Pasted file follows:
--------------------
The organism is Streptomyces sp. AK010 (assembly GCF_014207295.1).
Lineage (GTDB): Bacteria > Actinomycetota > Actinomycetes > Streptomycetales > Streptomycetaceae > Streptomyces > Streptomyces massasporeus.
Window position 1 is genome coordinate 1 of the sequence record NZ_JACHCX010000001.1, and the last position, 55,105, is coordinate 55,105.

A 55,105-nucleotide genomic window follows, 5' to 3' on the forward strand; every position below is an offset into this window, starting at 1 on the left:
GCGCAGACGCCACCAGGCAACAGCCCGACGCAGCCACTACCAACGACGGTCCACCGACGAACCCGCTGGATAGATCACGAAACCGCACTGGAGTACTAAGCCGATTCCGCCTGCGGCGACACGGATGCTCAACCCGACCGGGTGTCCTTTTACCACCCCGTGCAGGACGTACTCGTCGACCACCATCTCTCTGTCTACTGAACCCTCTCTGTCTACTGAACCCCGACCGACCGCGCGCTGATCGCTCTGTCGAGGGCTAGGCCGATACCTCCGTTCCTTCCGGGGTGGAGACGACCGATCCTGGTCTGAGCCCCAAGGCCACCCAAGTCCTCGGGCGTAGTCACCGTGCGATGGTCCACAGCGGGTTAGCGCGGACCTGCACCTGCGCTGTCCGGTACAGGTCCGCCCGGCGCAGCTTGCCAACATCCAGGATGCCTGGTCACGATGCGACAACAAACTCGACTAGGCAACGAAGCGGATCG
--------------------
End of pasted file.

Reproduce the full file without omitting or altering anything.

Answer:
The organism is Streptomyces sp. AK010 (assembly GCF_014207295.1).
Lineage (GTDB): Bacteria > Actinomycetota > Actinomycetes > Streptomycetales > Streptomycetaceae > Streptomyces > Streptomyces massasporeus.
Window position 1 is genome coordinate 1 of the sequence record NZ_JACHCX010000001.1, and the last position, 55,105, is coordinate 55,105.

A 55,105-nucleotide genomic window follows, 5' to 3' on the forward strand; every position below is an offset into this window, starting at 1 on the left:
GCGCAGACGCCACCAGGCAACAGCCCGACGCAGCCACTACCAACGACGGTCCACCGACGAACCCGCTGGATAGATCACGAAACCGCACTGGAGTACTAAGCCGATTCCGCCTGCGGCGACACGGATGCTCAACCCGACCGGGTGTCCTTTTACCACCCCGTGCAGGACGTACTCGTCGACCACCATCTCTCTGTCTACTGAACCCTCTCTGTCTACTGAACCCCGACCGACCGCGCGCTGATCGCTCTGTCGAGGGCTAGGCCGATACCTCCGTTCCTTCCGGGGTGGAGACGACCGATCCTGGTCTGAGCCCCAAGGCCACCCAAGTCCTCGGGCGTAGTCACCGTGCGATGGTCCACAGCGGGTTAGCGCGGACCTGCACCTGCGCTGTCCGGTACAGGTCCGCCCGGCGCAGCTTGCCAACATCCAGGATGCCTGGTCACGATGCGACAACAAACTCGACTAGGCAACGAAGCGGATCG